New York Gov. Andrew Cuomo is now facing possible criminal prosecution for allegedly undercounting COVID-19 nursing home deaths after he sent COVID-19 positive patients into nursing homes.

“Now she’s doubling down on this troubling keep-taxpayers-in-the-dark mindset even more by forcing taxpayers to finance keeping state employees quiet after they’re no longer working for the state,” Glenn said. “Why these brazen, ongoing, escalating in-your-face schemes to keep people quiet at all costs, even if she has to use taxpayers’ money to do it? The people of Michigan have a right to know.”

Glenn and Progress Michigan have said they will attempt to make state government more transparent, the latter through a 2022 ballot initiative repealing all gubernatorial and legislative FOIA exemptions.

“Every year it’s the same story: bills with good intentions that don’t go quite far enough and include ludicrous carve outs for the legislature in an effort to bribe Republicans to support them, slowly die on the vine because of a lack of political will or commitment to real transparency in the legislature,” Executive Director of Progress Michigan Lonnie Scott said in a statement.

“The public is sick of it and we’re done playing games,” Scott continued. “The people of Michigan deserve accountable and transparent government and we will be pursuing a 2022 ballot initiative to bring real transparency to Lansing. We’ve seen what elected officials like [Senate Majority Leader] Mike Shirkey say when he doesn’t know he’s being recorded, imagine what transparency into his emails could show.”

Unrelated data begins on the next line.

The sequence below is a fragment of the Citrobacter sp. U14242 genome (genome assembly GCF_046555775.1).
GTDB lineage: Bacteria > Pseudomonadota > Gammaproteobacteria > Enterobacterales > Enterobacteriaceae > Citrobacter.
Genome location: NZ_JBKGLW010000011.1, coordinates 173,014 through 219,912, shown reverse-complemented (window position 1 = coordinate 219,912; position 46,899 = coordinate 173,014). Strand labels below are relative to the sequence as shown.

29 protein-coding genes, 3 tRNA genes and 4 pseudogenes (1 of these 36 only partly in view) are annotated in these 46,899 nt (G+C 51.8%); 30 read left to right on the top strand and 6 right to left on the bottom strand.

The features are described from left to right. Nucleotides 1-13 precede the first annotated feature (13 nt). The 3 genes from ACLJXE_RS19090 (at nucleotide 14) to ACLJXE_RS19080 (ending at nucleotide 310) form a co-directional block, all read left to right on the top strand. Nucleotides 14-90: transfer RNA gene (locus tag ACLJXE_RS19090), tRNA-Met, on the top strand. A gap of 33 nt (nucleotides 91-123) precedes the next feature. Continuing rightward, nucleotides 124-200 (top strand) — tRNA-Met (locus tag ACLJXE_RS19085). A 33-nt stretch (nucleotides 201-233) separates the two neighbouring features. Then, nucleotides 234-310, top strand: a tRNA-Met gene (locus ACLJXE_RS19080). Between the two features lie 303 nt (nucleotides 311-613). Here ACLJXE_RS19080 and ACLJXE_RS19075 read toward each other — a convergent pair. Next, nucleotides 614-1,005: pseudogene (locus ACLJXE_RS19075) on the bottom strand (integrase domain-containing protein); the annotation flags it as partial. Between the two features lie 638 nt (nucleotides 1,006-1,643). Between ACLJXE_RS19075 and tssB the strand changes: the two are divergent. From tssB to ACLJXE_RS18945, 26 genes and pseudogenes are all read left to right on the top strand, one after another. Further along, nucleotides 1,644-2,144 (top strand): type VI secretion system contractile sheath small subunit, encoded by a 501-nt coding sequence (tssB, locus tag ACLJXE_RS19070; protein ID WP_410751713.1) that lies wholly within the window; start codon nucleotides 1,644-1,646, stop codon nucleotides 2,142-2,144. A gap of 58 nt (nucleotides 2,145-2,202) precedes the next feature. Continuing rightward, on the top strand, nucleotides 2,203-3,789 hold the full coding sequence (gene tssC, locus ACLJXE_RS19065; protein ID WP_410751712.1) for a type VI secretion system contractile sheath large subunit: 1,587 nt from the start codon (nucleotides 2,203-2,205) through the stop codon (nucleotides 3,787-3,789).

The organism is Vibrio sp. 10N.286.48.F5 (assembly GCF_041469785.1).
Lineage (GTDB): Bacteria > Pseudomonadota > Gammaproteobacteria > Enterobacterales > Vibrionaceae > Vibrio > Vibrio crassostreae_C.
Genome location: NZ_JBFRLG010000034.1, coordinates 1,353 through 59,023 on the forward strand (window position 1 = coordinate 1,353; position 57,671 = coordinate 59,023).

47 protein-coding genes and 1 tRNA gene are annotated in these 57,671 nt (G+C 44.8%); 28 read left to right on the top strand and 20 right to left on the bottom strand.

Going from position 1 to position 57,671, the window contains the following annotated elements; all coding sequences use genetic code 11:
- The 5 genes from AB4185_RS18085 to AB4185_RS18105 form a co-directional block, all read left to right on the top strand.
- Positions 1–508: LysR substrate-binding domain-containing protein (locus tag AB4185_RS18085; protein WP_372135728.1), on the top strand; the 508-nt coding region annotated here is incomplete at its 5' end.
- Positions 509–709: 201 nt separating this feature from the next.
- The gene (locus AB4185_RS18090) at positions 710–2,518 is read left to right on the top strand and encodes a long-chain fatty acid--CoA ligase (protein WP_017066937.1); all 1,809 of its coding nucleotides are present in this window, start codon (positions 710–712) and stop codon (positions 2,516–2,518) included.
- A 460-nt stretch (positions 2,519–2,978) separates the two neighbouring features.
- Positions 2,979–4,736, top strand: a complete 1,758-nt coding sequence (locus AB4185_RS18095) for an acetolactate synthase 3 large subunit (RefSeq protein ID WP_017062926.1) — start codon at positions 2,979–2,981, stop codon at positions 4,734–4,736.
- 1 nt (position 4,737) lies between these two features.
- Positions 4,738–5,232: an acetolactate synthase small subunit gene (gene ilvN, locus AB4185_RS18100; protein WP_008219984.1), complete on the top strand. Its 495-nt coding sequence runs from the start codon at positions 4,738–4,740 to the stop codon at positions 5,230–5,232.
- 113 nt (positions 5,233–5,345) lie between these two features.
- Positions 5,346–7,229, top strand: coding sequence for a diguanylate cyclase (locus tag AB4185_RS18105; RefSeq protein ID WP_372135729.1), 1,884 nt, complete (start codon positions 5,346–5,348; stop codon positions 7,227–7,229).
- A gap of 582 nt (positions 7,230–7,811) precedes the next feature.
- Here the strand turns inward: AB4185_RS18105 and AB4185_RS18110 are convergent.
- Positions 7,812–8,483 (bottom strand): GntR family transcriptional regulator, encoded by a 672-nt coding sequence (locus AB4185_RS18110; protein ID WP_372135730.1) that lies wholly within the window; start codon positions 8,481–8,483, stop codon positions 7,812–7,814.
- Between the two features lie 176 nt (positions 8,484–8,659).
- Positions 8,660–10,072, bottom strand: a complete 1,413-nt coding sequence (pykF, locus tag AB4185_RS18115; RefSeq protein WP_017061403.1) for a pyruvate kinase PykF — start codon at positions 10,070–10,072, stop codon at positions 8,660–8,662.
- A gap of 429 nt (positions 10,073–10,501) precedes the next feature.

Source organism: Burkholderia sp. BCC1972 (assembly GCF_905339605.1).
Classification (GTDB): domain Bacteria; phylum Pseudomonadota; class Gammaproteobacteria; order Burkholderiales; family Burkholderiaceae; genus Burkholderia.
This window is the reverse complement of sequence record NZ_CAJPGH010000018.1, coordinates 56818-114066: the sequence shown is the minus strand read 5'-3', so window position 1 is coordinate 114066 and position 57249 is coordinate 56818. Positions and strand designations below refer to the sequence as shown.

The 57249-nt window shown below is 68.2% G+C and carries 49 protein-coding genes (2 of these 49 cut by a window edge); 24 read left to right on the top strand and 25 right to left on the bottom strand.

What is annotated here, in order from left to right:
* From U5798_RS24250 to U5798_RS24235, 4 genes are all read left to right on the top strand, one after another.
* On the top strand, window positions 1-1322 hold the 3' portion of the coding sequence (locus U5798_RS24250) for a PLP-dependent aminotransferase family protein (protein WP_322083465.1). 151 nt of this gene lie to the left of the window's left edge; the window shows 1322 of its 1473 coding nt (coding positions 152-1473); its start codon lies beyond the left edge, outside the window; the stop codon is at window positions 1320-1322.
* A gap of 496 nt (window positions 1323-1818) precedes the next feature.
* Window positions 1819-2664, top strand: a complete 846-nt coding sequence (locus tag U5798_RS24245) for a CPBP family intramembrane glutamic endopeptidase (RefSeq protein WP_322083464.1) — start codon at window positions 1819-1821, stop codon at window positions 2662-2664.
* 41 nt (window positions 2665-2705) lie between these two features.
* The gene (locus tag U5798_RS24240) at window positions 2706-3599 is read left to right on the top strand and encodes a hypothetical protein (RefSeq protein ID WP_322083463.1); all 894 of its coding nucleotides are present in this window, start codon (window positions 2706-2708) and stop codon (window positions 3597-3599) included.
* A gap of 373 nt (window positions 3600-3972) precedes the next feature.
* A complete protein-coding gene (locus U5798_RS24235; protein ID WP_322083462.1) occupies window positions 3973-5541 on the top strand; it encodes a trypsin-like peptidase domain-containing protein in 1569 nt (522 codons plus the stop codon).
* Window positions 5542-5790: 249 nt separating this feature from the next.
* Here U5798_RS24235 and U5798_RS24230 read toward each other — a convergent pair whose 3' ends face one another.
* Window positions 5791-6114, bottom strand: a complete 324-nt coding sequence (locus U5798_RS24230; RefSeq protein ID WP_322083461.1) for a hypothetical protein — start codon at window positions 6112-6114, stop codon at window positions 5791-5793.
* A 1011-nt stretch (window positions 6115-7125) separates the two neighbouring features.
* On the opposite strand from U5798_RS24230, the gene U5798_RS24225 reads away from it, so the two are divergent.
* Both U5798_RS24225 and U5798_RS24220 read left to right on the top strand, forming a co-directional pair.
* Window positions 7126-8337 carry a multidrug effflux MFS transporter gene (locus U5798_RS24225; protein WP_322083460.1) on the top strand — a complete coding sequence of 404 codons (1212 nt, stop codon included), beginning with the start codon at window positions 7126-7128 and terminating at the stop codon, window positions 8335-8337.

Michigan is one of only two states in which the governor’s office and lawmakers aren’t subject to Freedom of Information Act requirements.

State Sen. Aric Nesbitt, R-Lawton, tweeted: “While families and businesses across Michigan are struggling to make ends meet, the Whitmer Administration is paying out six-figure checks to keep disgraced bureaucrats quiet about their ongoing train of failures.”

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Governor files motion on court ruling


By Bruce Walker—The Center Square

(The Center Square) – Gov. Gretchen Whitmer filed a motion Monday requesting the Michigan Supreme Court clarify when its ruling nullifying her COVID-19 executive orders issued after April 30 takes effect.

In her motion seeking clarification for the Supreme Court’s decision, issued last Friday, Whitmer claims the ruling does not take effect for at least 28 days.

On Friday, she had stated her executive orders retained the force of law for 21 days.